Friday, August 5, 2011

RIGHTS AGAINST SELF INCRIMINATION

The Fifth Amendment to the U.S. Constitution gives individuals the right to refuse to answer any questions or make any statements, when to do so would help establish that the person committed a crime or is connected to any criminal activity. This right is also known as the Fifth Amendment privilege against self-incrimination, which is invoked when someone is said to "plead the Fifth".

Can a Criminal Defendant be Forced to Testify at Trial?

At trial, the Fifth Amendment gives a criminal defendant the right not to testify. This means that the prosecutor, the judge, and even the defendant's lawyer cannot force the defendant to take the witness stand at trial, if he or she does not want to do so. Furthermore, when a defendant exercises his or her right not to testify, the jury is not permitted to take that refusal into consideration when deciding whether the defendant is guilty of the crime(s) charged.

It is important to note that, once a defendant does take the stand and testify at trial, he or she cannot ordinarily choose to answer some questions but not others. Rather, the defendant's Fifth Amendment privilege is deemed waived through the act of testifying.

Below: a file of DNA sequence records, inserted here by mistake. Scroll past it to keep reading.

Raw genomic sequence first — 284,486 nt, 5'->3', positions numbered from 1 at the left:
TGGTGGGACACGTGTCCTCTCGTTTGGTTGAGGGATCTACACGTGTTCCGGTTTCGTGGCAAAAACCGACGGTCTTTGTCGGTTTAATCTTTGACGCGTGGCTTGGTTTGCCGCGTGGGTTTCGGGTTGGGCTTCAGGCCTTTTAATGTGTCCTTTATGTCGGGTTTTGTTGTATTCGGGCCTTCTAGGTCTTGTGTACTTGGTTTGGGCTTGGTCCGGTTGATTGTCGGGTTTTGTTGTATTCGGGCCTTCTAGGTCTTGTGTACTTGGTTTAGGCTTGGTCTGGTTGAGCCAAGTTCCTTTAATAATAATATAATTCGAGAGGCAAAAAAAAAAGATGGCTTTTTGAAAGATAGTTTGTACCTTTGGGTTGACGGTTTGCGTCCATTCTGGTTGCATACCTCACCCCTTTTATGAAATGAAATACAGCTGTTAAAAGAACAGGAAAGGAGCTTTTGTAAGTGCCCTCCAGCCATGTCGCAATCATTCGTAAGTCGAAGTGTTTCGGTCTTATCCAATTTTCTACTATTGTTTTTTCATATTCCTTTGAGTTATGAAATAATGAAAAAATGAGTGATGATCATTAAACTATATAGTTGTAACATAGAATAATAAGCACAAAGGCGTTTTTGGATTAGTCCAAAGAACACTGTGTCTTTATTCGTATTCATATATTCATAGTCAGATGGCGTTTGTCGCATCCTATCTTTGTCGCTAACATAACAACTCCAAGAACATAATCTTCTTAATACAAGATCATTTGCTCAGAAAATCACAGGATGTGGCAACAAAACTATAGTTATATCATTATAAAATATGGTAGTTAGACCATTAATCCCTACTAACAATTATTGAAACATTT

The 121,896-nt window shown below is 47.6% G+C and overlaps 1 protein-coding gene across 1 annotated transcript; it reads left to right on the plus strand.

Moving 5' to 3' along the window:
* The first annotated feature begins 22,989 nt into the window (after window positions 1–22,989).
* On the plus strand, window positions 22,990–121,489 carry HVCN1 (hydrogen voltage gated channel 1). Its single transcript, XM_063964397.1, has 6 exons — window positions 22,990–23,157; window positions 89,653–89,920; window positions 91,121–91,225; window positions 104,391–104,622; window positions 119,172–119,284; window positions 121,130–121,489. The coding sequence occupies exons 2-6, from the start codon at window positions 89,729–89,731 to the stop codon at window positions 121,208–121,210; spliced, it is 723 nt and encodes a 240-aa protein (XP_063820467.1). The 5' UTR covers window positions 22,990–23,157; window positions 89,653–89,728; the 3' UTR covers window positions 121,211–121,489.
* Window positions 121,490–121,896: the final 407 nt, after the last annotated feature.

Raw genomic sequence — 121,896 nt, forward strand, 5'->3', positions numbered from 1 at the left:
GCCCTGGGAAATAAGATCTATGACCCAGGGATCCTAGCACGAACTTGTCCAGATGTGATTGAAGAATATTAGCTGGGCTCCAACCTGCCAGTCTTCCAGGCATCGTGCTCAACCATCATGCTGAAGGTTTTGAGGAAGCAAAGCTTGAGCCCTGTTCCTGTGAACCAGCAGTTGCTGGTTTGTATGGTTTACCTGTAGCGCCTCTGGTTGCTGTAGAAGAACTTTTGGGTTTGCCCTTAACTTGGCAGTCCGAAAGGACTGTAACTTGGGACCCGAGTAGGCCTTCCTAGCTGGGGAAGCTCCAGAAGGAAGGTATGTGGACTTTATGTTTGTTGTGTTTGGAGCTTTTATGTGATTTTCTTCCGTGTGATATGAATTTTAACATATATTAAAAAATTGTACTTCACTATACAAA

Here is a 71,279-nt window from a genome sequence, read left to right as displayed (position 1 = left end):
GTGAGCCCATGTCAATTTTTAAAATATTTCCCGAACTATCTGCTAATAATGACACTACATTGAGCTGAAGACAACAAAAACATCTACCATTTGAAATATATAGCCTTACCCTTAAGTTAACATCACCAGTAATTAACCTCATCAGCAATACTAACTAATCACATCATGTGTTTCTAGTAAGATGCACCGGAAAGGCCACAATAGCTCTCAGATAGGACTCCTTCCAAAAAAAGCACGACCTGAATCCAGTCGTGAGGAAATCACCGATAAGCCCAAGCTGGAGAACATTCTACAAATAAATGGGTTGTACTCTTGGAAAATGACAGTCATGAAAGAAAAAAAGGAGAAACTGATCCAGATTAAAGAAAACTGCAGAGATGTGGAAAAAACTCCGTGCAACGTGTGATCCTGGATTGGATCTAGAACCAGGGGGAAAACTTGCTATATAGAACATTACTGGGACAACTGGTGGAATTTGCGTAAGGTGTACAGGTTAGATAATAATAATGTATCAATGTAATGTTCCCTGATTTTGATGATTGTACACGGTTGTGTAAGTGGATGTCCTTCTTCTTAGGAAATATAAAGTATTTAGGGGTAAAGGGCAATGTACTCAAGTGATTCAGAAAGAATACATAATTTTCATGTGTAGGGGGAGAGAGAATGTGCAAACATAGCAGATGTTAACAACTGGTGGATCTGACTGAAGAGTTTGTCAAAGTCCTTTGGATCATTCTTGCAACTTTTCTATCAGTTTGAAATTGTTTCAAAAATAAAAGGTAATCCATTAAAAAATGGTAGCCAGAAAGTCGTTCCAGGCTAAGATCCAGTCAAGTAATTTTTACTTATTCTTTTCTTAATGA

Does the Privilege Apply to Fingerprints and Blood Tests?

The Fifth Amendment right against self-incrimination does ensure that a defendant in a criminal case cannot be forced to testify and "be a witness against himself or herself". But it does not apply when a defendant is fingerprinted, or made to provide a DNA sample in connection with a criminal case. In other words, a defendant may not refuse to submit to these procedures by asserting the Fifth Amendment privilege.

Who Can Claim the Fifth Amendment Privilege at Trial?

At a criminal trial, it is not only the defendant who enjoys the Fifth Amendment privilege. Witnesses who are asked to testify can refuse to answer certain questions by asserting their Fifth Amendment rights, if to answer would implicate them in any type of criminal activity. Unlike defendants in a criminal case, who have the right not to take the witness stand at all, a witness may be forced to testify (by subpoena or other means) but may exercise his or her Fifth Amendment right by refusing to answer certain questions.

[Note: The Fifth Amendment also provides one of the grounds for an individual's "Miranda" rights while in police custody.]